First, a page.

It’s all about diversity and opportunity
Another reason is that hospitality requires you to work in a multi-cultural environment.
Working in a hotel does not mean that internationalism within the establishment stops at your clients; for the people behind the reception, in the kitchen and at the offices come from all corners of the world and they bring along with them their own language, cultural background and ideas on how to efficiently work within the industry.
In my first internship, although I was working in France, I had the honor to work with colleagues from Germany, the United States, Algeria, Morocco, Switzerland, Canada, Cuba and Russia. All these people had taught me how to maximize my working capabilities based on their own personal experience within their home-countries; which at the end of the day not only enriched my practical skills – but my knowledge on other countries as well.
A key factor in this “job description” is to be able to communicate and work with different people from different backgrounds – as one big team.
It Gives You Room to Grow
The hospitality industry allows you to develop yourself – professionally and as a person. Not only do you improve on the professional skills you already possess, but with time and commitment you learn others due to the variety of colleagues, clients and situations that will put you to the test.
Various characteristics are required for working in a hotel. These range from soft-skills such as organization, communicating or working in a team; to more technical competences such as serving, revenue management, accounting and facilities management.
Also, probably the most important matter is that you – literally – take care of people. This is debatable, but my experience tells me it takes empathy and commitment to put another person’s needs and desires ahead of your own – while keeping a smile on your face.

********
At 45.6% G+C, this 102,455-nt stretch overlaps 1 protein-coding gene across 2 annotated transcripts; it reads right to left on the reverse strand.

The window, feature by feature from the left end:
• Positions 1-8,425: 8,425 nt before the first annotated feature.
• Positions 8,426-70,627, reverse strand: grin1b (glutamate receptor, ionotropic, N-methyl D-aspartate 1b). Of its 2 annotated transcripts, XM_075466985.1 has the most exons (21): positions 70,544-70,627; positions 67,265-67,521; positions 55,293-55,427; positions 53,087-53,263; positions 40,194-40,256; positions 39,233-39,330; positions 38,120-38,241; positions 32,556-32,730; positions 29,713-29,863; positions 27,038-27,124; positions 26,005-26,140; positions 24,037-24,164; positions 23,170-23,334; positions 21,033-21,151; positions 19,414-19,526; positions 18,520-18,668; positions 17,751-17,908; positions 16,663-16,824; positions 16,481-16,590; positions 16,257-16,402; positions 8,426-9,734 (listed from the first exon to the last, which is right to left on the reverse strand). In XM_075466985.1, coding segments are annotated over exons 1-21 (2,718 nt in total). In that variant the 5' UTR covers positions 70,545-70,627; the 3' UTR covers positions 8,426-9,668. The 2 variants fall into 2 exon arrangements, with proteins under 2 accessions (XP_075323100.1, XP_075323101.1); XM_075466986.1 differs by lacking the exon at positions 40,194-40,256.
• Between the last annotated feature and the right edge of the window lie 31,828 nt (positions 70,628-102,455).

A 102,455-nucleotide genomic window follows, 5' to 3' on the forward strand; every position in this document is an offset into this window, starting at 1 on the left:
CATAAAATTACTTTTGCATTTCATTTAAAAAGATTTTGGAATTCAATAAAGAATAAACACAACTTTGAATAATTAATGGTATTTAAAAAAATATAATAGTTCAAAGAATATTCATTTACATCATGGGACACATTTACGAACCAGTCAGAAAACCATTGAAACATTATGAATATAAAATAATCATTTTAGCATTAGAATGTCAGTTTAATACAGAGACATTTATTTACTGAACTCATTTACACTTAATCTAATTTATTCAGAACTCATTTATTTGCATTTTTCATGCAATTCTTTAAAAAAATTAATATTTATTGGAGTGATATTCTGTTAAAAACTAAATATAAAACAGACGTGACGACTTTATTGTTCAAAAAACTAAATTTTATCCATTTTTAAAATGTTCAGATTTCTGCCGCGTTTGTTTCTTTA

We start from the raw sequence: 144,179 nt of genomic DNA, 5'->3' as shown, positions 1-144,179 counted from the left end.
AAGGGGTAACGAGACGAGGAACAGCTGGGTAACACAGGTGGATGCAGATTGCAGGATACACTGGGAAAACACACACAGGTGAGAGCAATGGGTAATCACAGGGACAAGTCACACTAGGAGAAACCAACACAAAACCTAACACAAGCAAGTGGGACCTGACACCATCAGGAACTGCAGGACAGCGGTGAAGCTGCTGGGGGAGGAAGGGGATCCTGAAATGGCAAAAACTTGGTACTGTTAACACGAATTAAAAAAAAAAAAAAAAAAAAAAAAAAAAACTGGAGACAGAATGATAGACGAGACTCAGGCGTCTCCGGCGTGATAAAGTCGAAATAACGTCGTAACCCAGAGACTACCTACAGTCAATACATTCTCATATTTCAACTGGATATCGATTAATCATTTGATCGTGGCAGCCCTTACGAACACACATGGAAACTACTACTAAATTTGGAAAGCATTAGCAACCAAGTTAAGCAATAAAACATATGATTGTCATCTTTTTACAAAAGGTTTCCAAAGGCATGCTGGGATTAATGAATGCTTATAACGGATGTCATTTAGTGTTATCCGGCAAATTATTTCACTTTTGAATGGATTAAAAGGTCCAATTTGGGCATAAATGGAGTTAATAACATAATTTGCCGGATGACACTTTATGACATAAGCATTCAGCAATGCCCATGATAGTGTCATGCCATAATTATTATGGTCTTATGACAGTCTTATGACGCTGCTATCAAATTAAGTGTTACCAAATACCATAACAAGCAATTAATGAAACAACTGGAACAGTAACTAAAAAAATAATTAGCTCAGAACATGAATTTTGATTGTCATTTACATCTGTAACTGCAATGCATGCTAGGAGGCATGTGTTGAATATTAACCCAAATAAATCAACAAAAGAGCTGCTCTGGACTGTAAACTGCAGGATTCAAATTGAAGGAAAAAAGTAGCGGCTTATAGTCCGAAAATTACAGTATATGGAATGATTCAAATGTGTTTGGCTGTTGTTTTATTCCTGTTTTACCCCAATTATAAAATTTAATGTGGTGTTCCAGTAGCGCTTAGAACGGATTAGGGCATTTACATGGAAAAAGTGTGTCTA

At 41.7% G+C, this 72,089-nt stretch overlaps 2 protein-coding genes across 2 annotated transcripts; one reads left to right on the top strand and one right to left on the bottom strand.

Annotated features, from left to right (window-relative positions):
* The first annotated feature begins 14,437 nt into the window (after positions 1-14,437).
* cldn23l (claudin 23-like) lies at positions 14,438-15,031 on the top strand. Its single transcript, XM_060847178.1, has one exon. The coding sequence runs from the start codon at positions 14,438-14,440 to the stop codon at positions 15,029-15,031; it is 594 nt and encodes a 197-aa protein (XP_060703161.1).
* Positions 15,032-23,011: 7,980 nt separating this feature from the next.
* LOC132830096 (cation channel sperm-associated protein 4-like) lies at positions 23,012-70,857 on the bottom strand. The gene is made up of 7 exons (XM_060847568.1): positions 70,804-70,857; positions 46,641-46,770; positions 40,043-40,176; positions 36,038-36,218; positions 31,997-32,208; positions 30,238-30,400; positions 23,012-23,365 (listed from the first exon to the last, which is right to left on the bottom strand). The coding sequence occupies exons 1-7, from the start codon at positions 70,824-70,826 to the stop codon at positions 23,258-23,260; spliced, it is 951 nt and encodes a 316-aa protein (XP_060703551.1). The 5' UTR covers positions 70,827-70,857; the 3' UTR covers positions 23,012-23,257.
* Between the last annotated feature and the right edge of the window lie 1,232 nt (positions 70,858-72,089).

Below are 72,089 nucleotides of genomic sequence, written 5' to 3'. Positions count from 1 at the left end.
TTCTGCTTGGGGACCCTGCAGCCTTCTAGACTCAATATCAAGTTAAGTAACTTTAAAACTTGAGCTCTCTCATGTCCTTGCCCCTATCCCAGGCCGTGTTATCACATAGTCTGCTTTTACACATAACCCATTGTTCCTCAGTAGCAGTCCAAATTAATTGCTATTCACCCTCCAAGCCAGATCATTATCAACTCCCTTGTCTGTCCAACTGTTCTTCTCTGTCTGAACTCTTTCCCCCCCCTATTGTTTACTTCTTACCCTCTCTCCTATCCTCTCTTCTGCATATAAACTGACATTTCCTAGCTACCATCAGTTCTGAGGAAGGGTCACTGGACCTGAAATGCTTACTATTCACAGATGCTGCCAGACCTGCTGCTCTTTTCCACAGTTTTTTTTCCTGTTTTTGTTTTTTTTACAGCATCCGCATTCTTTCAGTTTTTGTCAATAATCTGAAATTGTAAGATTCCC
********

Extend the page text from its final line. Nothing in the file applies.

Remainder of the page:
Customers come to hotels for various reasons, but in short, they want an experience. They want hotel employees and representatives to accord their time, care and attention. And just as people differ greatly, so does the care and commitment each hotelier exhibits to his/her clients. Some may settle for meeting the basics, such as checking-in a family or serving beverages at the hotels bar, but others will take an extra step and not just meet their client’s demands, but also exceed them.
With today’s fast-growing businesses, more and more focus is channeled towards making a profit, which is the main purpose of business in the first place; however, in hotels the products are not limited to events, meals, rooms or drinks – they extend to service and there is always a way to improve services and our service-industry skills.
It’s just awesome!
Finally, the reason why I love hospitality so much is simple: it’s fun – as in enjoyable. All the dynamics, all the shifting with different responsibilities and the feeling you have when you start training and end up in a managing position, it’s more than satisfactory at the end of the day. And it does not stop with the customer-facing part of the hotel, you have the opportunity to meet and socialize with people representing a wide range of nationalities, in an even wider range of places all around the world.
In conclusion, the hotel industry is a pretty interesting and pleasant domain to get involved in. As any other job, it has its ups and downs, and that’s the great part of it: there is always place for innovation and there will always be innovators.
To understand more about the various career options in hospitality, why not contact an education counselor today.